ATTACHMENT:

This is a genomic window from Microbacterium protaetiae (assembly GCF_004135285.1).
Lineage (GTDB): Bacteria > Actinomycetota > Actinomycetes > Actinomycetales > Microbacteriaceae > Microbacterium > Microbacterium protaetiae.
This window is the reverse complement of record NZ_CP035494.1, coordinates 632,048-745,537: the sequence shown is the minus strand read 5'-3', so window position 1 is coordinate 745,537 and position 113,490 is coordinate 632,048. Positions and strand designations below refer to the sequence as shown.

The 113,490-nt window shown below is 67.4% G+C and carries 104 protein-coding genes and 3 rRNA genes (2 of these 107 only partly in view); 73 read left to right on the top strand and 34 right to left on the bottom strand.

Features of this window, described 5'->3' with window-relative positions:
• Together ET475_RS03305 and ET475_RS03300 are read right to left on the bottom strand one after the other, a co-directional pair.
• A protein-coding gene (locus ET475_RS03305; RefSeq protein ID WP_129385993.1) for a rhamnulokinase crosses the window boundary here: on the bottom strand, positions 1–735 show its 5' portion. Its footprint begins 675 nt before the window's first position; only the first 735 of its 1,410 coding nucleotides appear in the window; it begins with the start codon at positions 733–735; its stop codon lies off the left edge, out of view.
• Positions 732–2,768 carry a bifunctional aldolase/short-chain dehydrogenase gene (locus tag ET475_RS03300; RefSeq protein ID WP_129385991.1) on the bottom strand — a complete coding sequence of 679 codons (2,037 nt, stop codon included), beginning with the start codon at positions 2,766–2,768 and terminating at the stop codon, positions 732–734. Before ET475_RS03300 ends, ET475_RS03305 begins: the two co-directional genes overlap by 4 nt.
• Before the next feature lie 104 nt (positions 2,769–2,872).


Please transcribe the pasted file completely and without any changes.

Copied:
This is a genomic window from Microbacterium protaetiae (assembly GCF_004135285.1).
Lineage (GTDB): Bacteria > Actinomycetota > Actinomycetes > Actinomycetales > Microbacteriaceae > Microbacterium > Microbacterium protaetiae.
This window is the reverse complement of record NZ_CP035494.1, coordinates 632,048-745,537: the sequence shown is the minus strand read 5'-3', so window position 1 is coordinate 745,537 and position 113,490 is coordinate 632,048. Positions and strand designations below refer to the sequence as shown.

The 113,490-nt window shown below is 67.4% G+C and carries 104 protein-coding genes and 3 rRNA genes (2 of these 107 only partly in view); 73 read left to right on the top strand and 34 right to left on the bottom strand.

Features of this window, described 5'->3' with window-relative positions:
• Together ET475_RS03305 and ET475_RS03300 are read right to left on the bottom strand one after the other, a co-directional pair.
• A protein-coding gene (locus ET475_RS03305; RefSeq protein ID WP_129385993.1) for a rhamnulokinase crosses the window boundary here: on the bottom strand, positions 1–735 show its 5' portion. Its footprint begins 675 nt before the window's first position; only the first 735 of its 1,410 coding nucleotides appear in the window; it begins with the start codon at positions 733–735; its stop codon lies off the left edge, out of view.
• Positions 732–2,768 carry a bifunctional aldolase/short-chain dehydrogenase gene (locus tag ET475_RS03300; RefSeq protein ID WP_129385991.1) on the bottom strand — a complete coding sequence of 679 codons (2,037 nt, stop codon included), beginning with the start codon at positions 2,766–2,768 and terminating at the stop codon, positions 732–734. Before ET475_RS03300 ends, ET475_RS03305 begins: the two co-directional genes overlap by 4 nt.
• Before the next feature lie 104 nt (positions 2,769–2,872).